New parents and expecting couples undoubtedly have a lot on their mind. In all likelihood, the costs of raising a child and how to financially prepare for a baby are two of them. These financial mistakes can be made by new parents at any income level. If anything on the list applies to you, take steps to prioritize a resolution today. (Yes, it’s that important!)
Not having a will or naming a guardian for your child
Estate planning is not supposed to be fun. But that doesn’t make it any less vital, especially when children are involved. Without exception, if you are raising a child you need to have an updated will. Although many parents find it difficult to identify a person who is able and willing to care for their child in the event that they cannot, the alternative is perhaps worse: the state decides.
Even if you had estate planning documents drawn up before, if you have moved to another state you will need to do it again. Daunting as it may seem, estate planning attorneys do this all day long. The key is to work with an attorney that you’re comfortable with. Most estate planners offer all the forms and documents you’ll need in one standard package.
Not having life insurance, or enough of it
Married couples or single parents with young or dependent children almost always need life insurance. Unless you have substantial wealth which can be liquidated and used by your family in the instance of your death, then consider life insurance coverage a must. In many situations, it may make sense to buy life insurance in anticipation of life events (like having children) instead of waiting until after they arrive.
Exactly how much insurance you may need will depend on your wishes and your family’s needs. If one parent stays at home, consider insurance coverage to pay for child care and other new expenses. Adequate life insurance coverage is especially important for single parent households. Exactly what type of life insurance you need will depend on a number of factors, but many people find term life insurance sufficient.
Starting college planning too late
Many parents have a firm goal to pay for the entire cost of college for their kids. While achievable, it is important not to underestimate the costs. Getting a head start saving each month is critical to making this goal a reality. Let’s take a look at some quick math:
Assumptions: annual total cost (tuition, room and board, etc.) of $40,000 per year in today’s dollars, education costs increase 5% each year, investment returns are 5% annually, the child starts school at age 18, and excluding any tax implications.
Based on the assumptions above, parents would need to save over $1,100 each month from the time the child was born until college to cover 100% of the costs. Waiting until age 5 adds nearly another $300 per month to the required savings. Delaying until age 10 means parents need to save over $2,000 per month for the next 8 years just to fund the college education of one child.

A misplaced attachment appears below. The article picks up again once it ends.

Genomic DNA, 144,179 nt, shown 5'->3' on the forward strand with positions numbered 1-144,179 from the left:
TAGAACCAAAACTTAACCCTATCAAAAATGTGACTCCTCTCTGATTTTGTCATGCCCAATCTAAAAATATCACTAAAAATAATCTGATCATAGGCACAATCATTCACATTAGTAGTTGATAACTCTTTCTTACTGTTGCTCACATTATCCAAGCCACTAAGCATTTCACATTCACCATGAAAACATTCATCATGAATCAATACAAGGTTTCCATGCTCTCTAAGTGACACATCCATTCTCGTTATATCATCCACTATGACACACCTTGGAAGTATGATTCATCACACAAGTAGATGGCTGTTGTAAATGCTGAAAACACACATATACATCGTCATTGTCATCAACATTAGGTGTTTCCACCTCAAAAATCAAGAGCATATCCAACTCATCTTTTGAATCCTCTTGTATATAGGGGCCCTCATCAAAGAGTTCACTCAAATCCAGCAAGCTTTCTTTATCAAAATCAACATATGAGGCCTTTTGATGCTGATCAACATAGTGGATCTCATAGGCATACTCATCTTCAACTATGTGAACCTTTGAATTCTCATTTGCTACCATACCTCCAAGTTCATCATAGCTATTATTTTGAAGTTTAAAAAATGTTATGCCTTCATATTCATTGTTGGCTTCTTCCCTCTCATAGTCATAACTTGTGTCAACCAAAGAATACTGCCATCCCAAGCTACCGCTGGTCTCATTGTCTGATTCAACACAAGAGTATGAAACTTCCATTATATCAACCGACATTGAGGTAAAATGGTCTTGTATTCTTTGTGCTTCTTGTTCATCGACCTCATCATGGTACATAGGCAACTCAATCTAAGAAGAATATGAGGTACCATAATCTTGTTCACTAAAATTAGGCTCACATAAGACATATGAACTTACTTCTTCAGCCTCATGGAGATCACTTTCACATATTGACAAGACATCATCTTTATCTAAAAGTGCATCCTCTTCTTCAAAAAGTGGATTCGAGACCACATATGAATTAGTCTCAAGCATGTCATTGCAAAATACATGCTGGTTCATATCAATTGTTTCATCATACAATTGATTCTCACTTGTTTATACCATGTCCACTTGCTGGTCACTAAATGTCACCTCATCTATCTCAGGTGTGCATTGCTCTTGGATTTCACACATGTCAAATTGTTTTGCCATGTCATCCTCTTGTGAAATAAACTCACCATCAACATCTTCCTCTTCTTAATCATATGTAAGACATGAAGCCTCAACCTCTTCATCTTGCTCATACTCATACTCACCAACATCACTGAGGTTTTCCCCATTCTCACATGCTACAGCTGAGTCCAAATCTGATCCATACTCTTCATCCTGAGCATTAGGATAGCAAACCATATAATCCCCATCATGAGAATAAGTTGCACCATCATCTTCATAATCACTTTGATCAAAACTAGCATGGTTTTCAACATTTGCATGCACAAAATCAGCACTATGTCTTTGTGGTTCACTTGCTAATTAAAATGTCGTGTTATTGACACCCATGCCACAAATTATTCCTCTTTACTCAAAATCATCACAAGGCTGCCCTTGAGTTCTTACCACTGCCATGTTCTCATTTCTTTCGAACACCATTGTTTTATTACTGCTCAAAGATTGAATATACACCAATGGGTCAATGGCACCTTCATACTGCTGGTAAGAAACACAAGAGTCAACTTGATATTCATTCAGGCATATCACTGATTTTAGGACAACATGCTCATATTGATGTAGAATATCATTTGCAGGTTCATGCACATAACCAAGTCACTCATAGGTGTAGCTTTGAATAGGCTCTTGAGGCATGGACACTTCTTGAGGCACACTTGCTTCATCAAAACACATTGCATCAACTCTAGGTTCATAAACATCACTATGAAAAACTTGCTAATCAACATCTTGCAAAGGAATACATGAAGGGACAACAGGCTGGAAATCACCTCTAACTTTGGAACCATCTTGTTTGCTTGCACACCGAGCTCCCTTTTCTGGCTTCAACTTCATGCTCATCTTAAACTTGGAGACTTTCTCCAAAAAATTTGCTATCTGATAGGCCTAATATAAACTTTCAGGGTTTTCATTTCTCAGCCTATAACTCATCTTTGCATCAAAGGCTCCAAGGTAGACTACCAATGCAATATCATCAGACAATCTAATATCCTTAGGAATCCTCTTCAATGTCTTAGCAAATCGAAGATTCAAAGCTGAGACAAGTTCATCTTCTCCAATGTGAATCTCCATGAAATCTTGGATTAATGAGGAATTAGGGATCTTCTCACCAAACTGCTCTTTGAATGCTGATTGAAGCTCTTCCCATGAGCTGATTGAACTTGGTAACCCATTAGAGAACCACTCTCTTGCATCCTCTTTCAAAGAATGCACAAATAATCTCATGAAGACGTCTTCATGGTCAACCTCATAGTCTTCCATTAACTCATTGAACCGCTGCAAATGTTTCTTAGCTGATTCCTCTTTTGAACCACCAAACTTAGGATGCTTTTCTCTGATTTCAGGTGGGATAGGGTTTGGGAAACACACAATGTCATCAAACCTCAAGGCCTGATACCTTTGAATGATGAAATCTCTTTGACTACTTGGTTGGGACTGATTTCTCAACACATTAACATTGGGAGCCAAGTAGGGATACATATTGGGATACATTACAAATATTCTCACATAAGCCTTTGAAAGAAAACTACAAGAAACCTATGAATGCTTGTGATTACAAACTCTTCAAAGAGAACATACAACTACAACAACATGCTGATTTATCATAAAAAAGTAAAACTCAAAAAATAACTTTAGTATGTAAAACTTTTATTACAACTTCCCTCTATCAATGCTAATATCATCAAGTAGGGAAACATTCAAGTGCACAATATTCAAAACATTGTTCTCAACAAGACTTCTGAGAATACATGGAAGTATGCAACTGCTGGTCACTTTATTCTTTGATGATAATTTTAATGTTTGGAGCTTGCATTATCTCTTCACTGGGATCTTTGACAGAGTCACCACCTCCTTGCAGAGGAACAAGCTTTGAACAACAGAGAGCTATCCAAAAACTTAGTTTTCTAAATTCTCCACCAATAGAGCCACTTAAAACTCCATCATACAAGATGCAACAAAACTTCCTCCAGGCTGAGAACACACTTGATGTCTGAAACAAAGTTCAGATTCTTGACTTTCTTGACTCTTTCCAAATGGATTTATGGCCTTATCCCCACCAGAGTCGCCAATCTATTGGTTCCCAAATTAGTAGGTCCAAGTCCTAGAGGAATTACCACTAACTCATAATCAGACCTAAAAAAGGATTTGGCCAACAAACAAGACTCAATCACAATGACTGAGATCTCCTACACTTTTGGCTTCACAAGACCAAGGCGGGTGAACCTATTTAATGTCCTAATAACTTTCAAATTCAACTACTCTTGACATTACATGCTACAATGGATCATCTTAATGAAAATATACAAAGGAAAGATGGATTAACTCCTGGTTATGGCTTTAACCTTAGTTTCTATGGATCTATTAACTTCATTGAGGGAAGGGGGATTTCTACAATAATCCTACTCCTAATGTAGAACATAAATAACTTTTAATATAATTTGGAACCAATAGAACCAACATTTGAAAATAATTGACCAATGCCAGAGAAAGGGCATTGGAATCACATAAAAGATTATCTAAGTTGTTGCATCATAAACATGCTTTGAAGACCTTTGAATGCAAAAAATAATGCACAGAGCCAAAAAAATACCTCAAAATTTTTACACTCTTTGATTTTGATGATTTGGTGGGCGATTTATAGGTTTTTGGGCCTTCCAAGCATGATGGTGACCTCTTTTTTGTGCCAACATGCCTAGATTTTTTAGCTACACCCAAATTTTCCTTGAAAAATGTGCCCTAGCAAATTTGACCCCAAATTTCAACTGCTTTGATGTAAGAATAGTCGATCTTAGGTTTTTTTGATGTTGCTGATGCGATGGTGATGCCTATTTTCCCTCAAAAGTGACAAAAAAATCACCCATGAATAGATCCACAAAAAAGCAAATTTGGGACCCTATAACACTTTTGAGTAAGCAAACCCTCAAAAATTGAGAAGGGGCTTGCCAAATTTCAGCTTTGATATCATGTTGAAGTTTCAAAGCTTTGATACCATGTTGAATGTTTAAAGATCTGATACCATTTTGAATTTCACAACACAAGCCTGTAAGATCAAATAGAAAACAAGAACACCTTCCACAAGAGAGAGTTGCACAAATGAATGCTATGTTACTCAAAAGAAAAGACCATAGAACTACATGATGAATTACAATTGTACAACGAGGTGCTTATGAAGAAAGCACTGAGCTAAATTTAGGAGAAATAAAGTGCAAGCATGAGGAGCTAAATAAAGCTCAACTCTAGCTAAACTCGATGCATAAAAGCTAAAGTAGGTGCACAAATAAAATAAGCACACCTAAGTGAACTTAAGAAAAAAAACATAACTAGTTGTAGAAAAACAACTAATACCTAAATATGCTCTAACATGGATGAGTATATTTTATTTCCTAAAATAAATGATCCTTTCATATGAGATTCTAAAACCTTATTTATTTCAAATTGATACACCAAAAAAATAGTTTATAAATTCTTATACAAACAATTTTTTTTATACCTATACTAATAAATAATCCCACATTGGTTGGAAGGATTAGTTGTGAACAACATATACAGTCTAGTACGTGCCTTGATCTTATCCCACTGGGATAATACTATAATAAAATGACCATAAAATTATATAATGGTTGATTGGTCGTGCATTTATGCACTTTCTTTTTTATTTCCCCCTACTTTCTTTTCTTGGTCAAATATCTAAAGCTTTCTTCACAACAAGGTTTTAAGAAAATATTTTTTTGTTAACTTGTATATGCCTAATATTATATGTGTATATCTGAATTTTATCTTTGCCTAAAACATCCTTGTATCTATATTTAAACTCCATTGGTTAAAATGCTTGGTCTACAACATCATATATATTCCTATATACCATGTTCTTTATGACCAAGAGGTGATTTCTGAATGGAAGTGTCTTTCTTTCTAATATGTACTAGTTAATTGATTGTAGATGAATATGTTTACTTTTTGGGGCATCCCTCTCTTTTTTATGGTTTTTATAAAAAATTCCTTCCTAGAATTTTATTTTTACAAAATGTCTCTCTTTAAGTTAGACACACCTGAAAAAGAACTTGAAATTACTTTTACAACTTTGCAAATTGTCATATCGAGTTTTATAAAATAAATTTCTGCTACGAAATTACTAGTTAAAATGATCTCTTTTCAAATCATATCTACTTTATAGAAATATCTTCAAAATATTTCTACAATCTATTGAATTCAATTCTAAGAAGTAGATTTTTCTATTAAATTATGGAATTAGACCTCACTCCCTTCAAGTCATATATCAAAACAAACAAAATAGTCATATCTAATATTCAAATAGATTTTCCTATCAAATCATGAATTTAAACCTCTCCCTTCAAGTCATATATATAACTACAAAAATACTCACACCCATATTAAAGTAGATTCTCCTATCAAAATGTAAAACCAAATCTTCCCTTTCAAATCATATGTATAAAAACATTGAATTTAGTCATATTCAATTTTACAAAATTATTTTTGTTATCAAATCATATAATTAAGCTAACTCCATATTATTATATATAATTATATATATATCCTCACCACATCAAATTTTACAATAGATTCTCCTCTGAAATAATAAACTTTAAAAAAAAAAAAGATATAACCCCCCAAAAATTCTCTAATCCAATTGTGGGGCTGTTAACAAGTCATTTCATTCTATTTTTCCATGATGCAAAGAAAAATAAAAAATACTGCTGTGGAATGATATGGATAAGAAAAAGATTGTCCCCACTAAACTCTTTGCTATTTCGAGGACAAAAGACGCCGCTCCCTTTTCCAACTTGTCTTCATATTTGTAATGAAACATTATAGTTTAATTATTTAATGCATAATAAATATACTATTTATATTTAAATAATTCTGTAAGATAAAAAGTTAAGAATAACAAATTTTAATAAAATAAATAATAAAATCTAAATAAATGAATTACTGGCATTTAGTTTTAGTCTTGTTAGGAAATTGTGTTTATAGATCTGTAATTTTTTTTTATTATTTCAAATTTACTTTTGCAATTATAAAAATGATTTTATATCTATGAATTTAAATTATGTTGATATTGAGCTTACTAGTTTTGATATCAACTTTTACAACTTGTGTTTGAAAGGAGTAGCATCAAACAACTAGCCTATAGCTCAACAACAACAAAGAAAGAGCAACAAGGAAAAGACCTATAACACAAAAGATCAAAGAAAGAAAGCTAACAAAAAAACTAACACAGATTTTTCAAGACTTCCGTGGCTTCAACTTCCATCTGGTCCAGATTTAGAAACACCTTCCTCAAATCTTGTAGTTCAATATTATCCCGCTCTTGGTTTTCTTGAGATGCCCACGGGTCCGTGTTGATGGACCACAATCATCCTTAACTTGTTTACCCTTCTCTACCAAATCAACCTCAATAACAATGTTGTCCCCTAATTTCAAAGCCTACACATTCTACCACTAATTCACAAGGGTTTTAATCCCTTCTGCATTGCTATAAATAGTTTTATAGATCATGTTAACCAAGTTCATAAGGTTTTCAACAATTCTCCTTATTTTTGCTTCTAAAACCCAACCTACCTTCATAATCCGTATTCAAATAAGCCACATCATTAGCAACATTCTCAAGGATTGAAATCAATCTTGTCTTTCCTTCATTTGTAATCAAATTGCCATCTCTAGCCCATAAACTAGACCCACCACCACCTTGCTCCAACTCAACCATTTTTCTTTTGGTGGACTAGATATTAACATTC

Aside from parents’ saving for college early, there are other ways to fund a college education. For example, instead of annual gifts of toys and other temporary material things, ask relatives and grandparents to contribute to a 529 plan instead. Also, consider having your child pay for a portion of their education through a job or student loans. Sometimes, it can be a good thing to have some “skin in the game.” It is a great thing to want to put your child through college. However, it’s important to be realistic about your situation, means, and what’s feasible – particularly in large families and when private high school is also on the table.
Poor cash management
Advertisers love new parents because they’re excited, scared, and have no idea what to expect. So they tend to buy everything. New parents may find themselves in a tight financial situation if they don’t set a realistic budget when purchasing everything they want and need for the baby. Having a fully funded emergency fund is especially important when you have a baby to care for.
If you haven’t already done so, consider automating your savings. Create multiple sub-accounts for each of your short-term goals or spending buckets (easy to do with an online bank such as Capital One or Ally) and set automatic contributions each month. Common examples of sub-accounts are travel, kids, home down payment, and discretionary spending. Remember, prepping for baby is not the last of the expenses! Day care, nannies, education…it all adds up. So before you buy the top-of-the-line jogger, keep in mind you still need to retire one day.